• Avoid Simplistic Measures of Performance – The existing CRA examination criteria have been developed over several years and reflect a careful balance regarding the importance of various activities for low- and moderate-income communities. Some have suggested a radical overhaul of examination criteria such as reducing CRA performance to a simple formula such as comparing the sum of CRA activities to bank assets. While this ratio is useful as one performance measure, making it the totality of a CRA exam would throw out current examination weights which judge activities such as loan originations to be more important than purchasing loans on the secondary market. It would also be another attempt to eliminate the focus of CRA exams to local needs that vary across a bank’s footprint. While objective measures of performance can be improved on CRA exams, a reduction of CRA to only a few formulas would contradict the original local focus of the law.
  • Affiliate Activities Must be Considered – A number of banks own mortgage companies that are included now on CRA exams only at the option of banks. This approach can lead to manipulation of CRA exams and the exclusion of mortgage companies when they engage in abusive practices or do not lend to low- and moderate-income borrowers. Affiliates must be automatically considered in CRA exams. In addition, NCRC believes that CRA must be applied broadly throughout the financial industry to include mortgage companies, credit unions, insurance companies, securities firms, and investment banks. The broad expansion of CRA would require an act of Congress while these principles as discussed above are devoted to regulatory reform.
  • Refine CRA Ratings – Only about 2 percent of banks fail their CRA exams annually while about 90 percent are judged to have Satisfactory performance and close to 10 percent are judged to have Outstanding performance. This rating system fails to identify banks with various levels of CRA performance. The agencies should either introduce another rating category to the current four ratings or supplement the ratings with a point scale that can reveal more distinctions in performance. This would not only be fairer for communities but would also reward banks that are currently doing better than their peers but whose performance is not reflected adequately in the ratings.
  • Community Benefit Agreements Must be Recognized – Community benefit agreements (CBAs) are negotiated between banks and community groups and commit banks to specific levels of loans, investments, and services to low- and moderate-income and minority communities over a multiple year time period. Banks have signed CBAs in the context of merger applications or to improve lackluster CRA performance. The agencies must not act to discourage CBAs and should recognize them as a valuable means to improve CRA performance.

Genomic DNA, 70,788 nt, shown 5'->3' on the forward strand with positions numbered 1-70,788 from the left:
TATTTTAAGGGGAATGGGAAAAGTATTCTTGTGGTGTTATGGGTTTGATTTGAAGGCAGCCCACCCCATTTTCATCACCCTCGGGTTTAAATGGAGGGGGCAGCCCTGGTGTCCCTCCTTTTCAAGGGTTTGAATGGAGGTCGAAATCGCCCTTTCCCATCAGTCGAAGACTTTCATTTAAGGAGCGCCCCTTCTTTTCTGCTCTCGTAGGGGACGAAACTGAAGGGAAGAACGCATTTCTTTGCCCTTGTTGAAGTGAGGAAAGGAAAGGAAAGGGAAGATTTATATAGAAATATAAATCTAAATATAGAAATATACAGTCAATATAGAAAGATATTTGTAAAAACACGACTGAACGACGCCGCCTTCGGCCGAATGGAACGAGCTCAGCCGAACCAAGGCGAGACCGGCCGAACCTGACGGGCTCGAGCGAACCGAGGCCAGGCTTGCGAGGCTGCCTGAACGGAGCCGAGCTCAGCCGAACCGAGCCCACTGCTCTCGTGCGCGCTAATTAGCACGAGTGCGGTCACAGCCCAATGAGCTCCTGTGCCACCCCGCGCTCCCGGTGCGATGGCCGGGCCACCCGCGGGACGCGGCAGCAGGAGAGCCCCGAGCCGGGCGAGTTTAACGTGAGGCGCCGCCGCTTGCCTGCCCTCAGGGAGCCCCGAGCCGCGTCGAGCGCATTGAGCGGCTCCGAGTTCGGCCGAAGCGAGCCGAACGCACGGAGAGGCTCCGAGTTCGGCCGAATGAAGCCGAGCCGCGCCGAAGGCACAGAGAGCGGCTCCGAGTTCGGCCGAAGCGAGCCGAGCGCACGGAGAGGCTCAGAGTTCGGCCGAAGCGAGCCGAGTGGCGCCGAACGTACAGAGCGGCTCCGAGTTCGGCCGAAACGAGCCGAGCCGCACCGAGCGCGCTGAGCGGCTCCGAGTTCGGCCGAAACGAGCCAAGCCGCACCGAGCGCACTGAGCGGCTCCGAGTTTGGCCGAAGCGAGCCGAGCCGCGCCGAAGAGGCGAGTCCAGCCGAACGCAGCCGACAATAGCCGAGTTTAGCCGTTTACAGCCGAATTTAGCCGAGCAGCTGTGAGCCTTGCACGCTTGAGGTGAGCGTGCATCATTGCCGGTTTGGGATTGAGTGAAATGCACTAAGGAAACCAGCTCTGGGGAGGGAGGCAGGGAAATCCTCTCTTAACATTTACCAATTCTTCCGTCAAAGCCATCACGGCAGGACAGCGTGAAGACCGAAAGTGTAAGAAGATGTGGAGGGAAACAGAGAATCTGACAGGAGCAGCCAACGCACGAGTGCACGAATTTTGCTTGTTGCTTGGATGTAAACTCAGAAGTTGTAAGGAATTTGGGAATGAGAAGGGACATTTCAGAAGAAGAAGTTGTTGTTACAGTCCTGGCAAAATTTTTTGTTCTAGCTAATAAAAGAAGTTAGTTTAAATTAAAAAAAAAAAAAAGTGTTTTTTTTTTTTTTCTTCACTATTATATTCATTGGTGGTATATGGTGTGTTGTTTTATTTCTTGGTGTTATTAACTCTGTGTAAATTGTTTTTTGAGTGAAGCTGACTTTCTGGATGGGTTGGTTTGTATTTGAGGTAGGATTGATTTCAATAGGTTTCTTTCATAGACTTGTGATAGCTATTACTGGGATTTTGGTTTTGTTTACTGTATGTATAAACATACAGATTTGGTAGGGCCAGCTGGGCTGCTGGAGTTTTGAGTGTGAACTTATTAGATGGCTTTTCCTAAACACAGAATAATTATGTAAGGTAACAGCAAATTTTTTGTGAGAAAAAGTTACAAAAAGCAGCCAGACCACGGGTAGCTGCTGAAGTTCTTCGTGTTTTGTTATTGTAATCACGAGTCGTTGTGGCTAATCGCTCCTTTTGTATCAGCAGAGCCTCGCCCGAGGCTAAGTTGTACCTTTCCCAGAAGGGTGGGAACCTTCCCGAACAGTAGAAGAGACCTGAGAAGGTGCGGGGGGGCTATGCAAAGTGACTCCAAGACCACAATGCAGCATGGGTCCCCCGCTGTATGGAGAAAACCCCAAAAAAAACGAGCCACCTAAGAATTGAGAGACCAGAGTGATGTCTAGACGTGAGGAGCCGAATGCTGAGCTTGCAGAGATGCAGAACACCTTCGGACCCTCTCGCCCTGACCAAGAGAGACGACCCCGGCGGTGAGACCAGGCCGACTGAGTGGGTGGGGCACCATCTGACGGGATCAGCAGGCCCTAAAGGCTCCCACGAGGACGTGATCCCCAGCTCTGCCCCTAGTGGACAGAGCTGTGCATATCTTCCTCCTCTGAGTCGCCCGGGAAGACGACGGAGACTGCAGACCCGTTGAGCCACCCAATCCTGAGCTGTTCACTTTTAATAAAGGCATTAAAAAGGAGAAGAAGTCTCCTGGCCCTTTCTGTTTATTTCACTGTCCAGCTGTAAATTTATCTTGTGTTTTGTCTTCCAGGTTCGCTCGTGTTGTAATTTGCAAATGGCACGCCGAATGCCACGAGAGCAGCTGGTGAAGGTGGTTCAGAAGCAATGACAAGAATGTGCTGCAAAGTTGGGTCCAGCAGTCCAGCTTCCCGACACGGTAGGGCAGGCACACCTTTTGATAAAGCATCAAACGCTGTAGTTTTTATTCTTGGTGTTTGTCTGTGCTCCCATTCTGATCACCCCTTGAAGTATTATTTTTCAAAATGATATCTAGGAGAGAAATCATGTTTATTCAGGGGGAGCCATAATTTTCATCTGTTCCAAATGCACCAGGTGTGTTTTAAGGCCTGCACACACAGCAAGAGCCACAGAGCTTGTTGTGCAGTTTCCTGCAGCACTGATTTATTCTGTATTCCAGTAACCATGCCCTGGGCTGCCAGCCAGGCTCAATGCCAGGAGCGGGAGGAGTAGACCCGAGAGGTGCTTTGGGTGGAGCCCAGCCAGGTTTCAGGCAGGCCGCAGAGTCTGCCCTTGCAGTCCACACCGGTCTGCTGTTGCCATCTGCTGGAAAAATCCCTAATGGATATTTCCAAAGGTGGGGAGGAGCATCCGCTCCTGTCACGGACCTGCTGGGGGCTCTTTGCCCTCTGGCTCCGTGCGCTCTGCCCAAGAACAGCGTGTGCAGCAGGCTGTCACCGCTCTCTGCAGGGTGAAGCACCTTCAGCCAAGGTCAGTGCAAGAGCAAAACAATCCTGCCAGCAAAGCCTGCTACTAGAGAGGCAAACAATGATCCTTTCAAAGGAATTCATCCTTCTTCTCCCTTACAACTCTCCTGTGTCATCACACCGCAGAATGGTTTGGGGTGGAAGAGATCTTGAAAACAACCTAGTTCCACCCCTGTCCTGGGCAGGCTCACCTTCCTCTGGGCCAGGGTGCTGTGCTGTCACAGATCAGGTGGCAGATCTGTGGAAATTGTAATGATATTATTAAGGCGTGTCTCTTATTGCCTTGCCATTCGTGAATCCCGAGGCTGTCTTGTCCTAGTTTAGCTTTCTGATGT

Conclusion

CRA is key to driving better basic banking services, increased mortgage and small business lending, and improved community development in low- and moderate-income communities in the great state of New York and nationwide. Across the country, numerous examples of financial disinvestment highlight the need for strong enforcement of CRA and improvement in CRA exams and ratings. There is a sizable segment of U.S. households going unbanked and under-banked and relying on alternative financial services (e.g., money orders, check cashing services, pawnshop loans, auto title loans, paycheck advance/deposit advances, or payday loans). Many communities in New York State lack adequate small business lending. In addition, recent investigations have exposed ongoing redlining despite these facts, over 98 percent of banks examined by federal agencies from 2012 to 2014 received a passing grade on their CRA exams.[26] In comparison, in the 1990s – a period of significant investment in low- and moderate-income communities – many more banks failed. When ratings first became public in 1990, around 10 percent of banks failed their CRA exams. During the first five years of the public availability of CRA ratings, more than five percent of banks failed their CRA exams every year. That number has steadily trended downward, but the higher ratings do not reflect the experiences of low- and moderate-income, economically distressed, or rural communities.